Volkswagen Group's top U.S. lawyer and the leader of its emissions-testing lab in California are among the employees whose mobile devices were either lost or erased as the company's diesel-cheating scandal emerged, according to court records that have been made public.
David Geanacopoulos, VW Group of America's senior vice president for public affairs and public policy, reported he lost his phone while en route to Los Angeles International Airport on Dec. 1, 2015, according to the records, made public on Thursday. He was VW of America's general counsel at the time.
The documents also show that the company cell phones of Anna Schneider, VW's senior vice president of industry and government relations, and Matthias Barke, senior director of VW's emissions test center in Oxnard, Calif., were "wiped" or erased of data in the months after the EPA announced VW had rigged its vehicles to pass pollution tests.
Questions about the lost or erased phones were raised in December when the Federal Trade Commission asked the judge overseeing related litigation in federal court in San Francisco to order further questioning of Volkswagen U.S. officials about whether evidence, including mobile phones, was destroyed.
"In the context of the massive scandal at the center of this case, 23 lost or bricked phones is a bright red flag, especially when they include phones that belonged to important individuals,'' the FTC said in the December filing.
The issue arose anew in a case filed in state court in Virginia by VW owners who opted out of a nationwide class-action settlement announced last year. The records were made public Thursday after the judge rejected the company's request they be sealed.
The company and its attorneys have strongly denied any wrongdoing associated with the lost or erased phones.
"As we have stated previously, Volkswagen Group of America is not aware of any evidence that these mobile devices were intentionally wiped or lost," VW spokeswoman Jeannine Ginivan said in an email. "Nor has the Plaintiff produced any evidence that relevant data, including emails, were lost."
She declined to comment on the individuals named in the documents. Emails sent late Thursday to them, and a phone message for Schneider, were not immediately returned.
The 23 VW mobile devices were either wiped of data or misplaced between September 2015 and February 2016, according to the court records. The EPA accused Volkswagen of cheating on diesel emissions tests on Sept. 18, 2015. VW attorneys said in the court filings that "no evidence exists that any of the phones were intentionally lost, reset or wiped."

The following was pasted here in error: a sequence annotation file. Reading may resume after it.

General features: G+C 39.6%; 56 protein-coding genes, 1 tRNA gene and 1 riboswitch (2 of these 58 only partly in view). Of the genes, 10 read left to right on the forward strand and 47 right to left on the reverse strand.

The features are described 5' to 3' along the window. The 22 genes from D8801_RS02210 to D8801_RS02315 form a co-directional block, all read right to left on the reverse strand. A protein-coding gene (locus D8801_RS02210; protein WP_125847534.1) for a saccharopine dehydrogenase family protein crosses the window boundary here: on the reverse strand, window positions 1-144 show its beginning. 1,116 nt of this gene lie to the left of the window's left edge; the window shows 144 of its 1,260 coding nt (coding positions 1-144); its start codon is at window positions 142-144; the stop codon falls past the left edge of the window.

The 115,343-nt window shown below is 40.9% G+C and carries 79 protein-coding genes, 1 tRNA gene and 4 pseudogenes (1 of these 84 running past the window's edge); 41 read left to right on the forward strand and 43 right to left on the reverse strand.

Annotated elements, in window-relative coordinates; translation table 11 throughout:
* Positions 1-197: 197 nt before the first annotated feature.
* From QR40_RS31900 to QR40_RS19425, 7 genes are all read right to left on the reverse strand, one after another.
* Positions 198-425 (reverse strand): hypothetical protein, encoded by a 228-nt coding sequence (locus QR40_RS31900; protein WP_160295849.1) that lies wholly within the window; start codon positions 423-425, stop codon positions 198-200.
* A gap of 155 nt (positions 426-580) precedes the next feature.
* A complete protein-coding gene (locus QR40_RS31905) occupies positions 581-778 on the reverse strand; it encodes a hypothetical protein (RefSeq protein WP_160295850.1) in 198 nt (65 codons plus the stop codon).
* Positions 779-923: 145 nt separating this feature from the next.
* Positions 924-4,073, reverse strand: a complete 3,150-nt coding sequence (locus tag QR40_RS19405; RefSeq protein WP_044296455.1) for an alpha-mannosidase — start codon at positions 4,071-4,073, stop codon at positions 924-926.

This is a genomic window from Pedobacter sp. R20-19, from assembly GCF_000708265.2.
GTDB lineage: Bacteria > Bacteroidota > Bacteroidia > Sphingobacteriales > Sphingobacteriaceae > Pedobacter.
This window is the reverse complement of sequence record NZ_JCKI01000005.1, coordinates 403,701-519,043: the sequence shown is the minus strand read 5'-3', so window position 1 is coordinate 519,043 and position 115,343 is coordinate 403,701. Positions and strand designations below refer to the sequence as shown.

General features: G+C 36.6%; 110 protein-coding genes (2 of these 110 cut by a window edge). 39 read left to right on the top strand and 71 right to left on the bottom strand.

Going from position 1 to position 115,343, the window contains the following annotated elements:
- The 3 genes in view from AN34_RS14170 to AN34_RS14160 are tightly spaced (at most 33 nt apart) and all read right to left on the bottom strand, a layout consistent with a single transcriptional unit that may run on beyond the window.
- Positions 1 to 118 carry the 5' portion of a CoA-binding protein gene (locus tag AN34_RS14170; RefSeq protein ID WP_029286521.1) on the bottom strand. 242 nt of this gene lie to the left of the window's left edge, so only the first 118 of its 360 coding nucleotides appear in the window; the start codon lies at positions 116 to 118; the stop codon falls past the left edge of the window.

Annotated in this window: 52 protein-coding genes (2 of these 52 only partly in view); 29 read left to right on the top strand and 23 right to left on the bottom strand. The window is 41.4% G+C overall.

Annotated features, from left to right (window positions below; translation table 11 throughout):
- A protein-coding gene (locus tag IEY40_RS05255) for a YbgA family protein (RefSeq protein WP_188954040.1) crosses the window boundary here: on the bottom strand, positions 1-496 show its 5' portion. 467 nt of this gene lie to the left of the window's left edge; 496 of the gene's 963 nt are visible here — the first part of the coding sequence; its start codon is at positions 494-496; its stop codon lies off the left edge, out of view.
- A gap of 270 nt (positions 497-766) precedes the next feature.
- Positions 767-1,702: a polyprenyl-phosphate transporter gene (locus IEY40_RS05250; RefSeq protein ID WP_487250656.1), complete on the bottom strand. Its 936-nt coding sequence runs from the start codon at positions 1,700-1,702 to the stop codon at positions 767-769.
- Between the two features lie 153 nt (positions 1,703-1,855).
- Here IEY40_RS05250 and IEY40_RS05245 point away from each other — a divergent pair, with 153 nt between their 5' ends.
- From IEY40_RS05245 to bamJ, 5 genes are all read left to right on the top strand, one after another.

The litigation is a lingering aftershock of the scandal that has rocked Germany's largest automaker. VW has admitted to installing software on about 11 million diesel vehicles worldwide between 2008 and 2015 that could limit pollution during lab tests but permitted the vehicles to exceed limits -- and perform better -- on the road. The company still faces investor lawsuits in the U.S. and Germany, as well as consumer lawsuits and a criminal probe in Germany.
Evidence of the lost and erased phones "will be significant for a jury's determination of the amount of punitive damages to be awarded to a particular plaintiff," said Steven Webster, with Webster Book LLP in Alexandria, Virginia., the lead attorney for the Virginia plaintiffs.
VW attorneys sought to exclude references to the erased and lost phones from the litigation and seal the identities the VW employees, but were blocked by Bruce White, chief judge of the Fairfax County Circuit Court.
"No evidence exists that any of the phones were intentionally lost, reset or wiped," attorneys representing VW wrote in a motion seeking to exclude references to the phones from litigation, adding that two of the Volkswagen of America employees "vigorously denied" speculation of wrongdoing during depositions.
In a June deposition filed in the case, Geanacopoulos said he lost his phone inadvertently. "I made every effort to find it," he said.
"If you thought that I were someone who wanted to eliminate data, I could think of a more effective way than to just leave a telephone that could be found and then to make efforts to find it," he said, according to the document.
Barke said he accidentally locked himself out of his phone after entering the password incorrectly too many times. The data had been eliminated when he rebooted it. Schneider's phone was also wiped after too many attempts to input a passcode -- a not uncommon event at the company, according to another deposition by a VW representative.
The FTC's request to further question VW on the issue was denied as moot in July because the agency settled its claims against the company.
"VW knew that iMessages that were on the lost or bricked phones were not preserved,'' the FTC alleged in its case.
While Volkswagen Group of America contended its "designated corporate witness" had already answered thousands of questions during a deposition, the FTC said the person provided "nonsensical or evasive responses" when questioned about whether the company intentionally destroyed evidence, according to a filing in the case.